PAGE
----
Designing Innovative Faculty Development Initiatives Through the Lens of the Adult Learner

Designing Innovative Faculty Development Initiatives Through the Lens of the Adult Learner

Amy Gaimaro, Amy Lomellini
Copyright: © 2019 |Pages: 25
DOI: 10.4018/978-1-5225-8018-8.ch010
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As adult learners, faculty bring a range of experiences, content knowledge, and motivations with regard to the learning environment. With the continued growth of online enrollment, colleges and universities are focusing on learning theory, course design, and pedagogical shifts for teaching in today's classroom. Faculty development staff can use adult learning theories to guide the creation of alternative ways to deliver professional development. The authors highlight instructional design and program assessment as critical areas in supporting quality faculty development programs. This chapter will discuss trends in online education, adult learning theory research, the role of the instructional designer, and assessment of faculty development programs.
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Online enrollment continues to outpace overall enrollment in U.S. higher education. This has sparked continued interest by faculty and administration in offering quality online programs (Legon & Garrett, 2018). Whether it be online course enrollments or online program enrollments, many educational institutions are looking at delivering flexible course formats while planning innovative ways to support students and faculty at a distance.

During the Fall 2016 semester, online students comprised over two million of the total number of higher education undergraduate enrollees, resulting in a 9% increase from Fall 2012 to Fall 2016. Online graduate students made up over 800,000 of the total number of higher education enrollees, resulting in a 28% growth rate from Fall 2012 to Fall 2016 (Legon & Garrett, 2018). Figure 1 illustrates the continued growth in online undergraduate and graduate enrollment in U.S. higher education (Legon & Garrett, 2018). In response to this trend, colleges and universities are integrating online learning as part of their overall strategic mission. According to Magda and Aslanian (2018), 85% of today’s online students perceive online learning experiences as being the same or better than traditional classroom experiences.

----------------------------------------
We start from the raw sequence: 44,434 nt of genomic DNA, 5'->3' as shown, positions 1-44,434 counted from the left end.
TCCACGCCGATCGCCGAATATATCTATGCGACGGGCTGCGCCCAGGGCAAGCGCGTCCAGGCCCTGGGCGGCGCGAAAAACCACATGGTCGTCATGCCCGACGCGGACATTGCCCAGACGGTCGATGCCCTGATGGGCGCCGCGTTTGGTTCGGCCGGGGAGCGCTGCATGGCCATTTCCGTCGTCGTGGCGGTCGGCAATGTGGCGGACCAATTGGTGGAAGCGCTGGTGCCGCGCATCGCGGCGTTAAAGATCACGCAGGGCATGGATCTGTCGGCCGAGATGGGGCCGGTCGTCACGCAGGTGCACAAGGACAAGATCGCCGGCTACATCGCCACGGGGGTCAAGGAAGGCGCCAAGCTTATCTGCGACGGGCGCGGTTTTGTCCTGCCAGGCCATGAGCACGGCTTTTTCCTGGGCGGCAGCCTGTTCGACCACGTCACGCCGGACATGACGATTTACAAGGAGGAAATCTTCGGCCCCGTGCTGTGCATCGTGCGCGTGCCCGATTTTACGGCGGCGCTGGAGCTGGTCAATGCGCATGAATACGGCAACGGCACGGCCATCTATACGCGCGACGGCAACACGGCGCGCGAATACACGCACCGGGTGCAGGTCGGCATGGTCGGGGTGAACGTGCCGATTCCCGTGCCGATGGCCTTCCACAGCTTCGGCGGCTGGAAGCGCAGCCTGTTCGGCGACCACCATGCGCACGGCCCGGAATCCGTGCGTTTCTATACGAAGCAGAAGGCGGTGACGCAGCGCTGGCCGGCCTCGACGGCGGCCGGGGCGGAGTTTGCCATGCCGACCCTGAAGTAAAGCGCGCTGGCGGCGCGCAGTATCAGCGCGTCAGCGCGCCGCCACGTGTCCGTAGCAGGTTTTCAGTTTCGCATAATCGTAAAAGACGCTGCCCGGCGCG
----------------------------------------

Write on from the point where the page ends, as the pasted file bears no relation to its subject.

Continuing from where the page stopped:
Figure 1.

Distance undergraduate and graduate enrollment in U.S. higher education (2012–16)

Source: (Legon & Garrett, 2018)

Many factors contribute to this continued upward trend in online learning. One such factor includes the changing demographics of college students—specifically, there being an increase in the number of post-traditional or adult learners. While the term adult learner implies a population of students who are older than the traditional 18- to 24-year-old, higher education is seeing an increase in what is called post-traditional students. Aslanian (2017, p. 4) defined post-traditional students as students of any age who meet one or more of the following characteristics:

  • Online and Distance Learners

  • Older Adults

  • Single Parents

  • Part-Time Students

  • Continuing Education Students

  • Mid-Career Professionals

  • Delayed Enrollees, and

  • Occupational Certification Program Students.

Key Terms in this Chapter

Traditional Learning: Typical face-to-face learning interactions that occur in a physical location, such as on a college campus.

Web-Enhanced Instruction: A term used to describe face-to-face learning supported by online components.

Self-Paced Learning: A type of learning that allows students to complete work on their own schedule, independent of deadlines and timelines.

Online Learning: Learning that occurs using the Internet and/or other digital formats where students are not required to be physically present on campus.

Learning Management System: Software used to host educational materials and administrative tasks.

Andragogy: A problem-focused, learner-centered theory of adult learning developed by Malcolm Knowles.

Hybrid Learning: An educational modality where learning occurs both in a physical location and online.

Instructional Design: A field of research and practice dedicated to supporting and creating dynamic learning environments.

Asynchronous Learning: Learning that occurs when students and facilitators contribute at different times. This type of learning is often used in online learning where students and faculty can log into the course when it is convenient for them.

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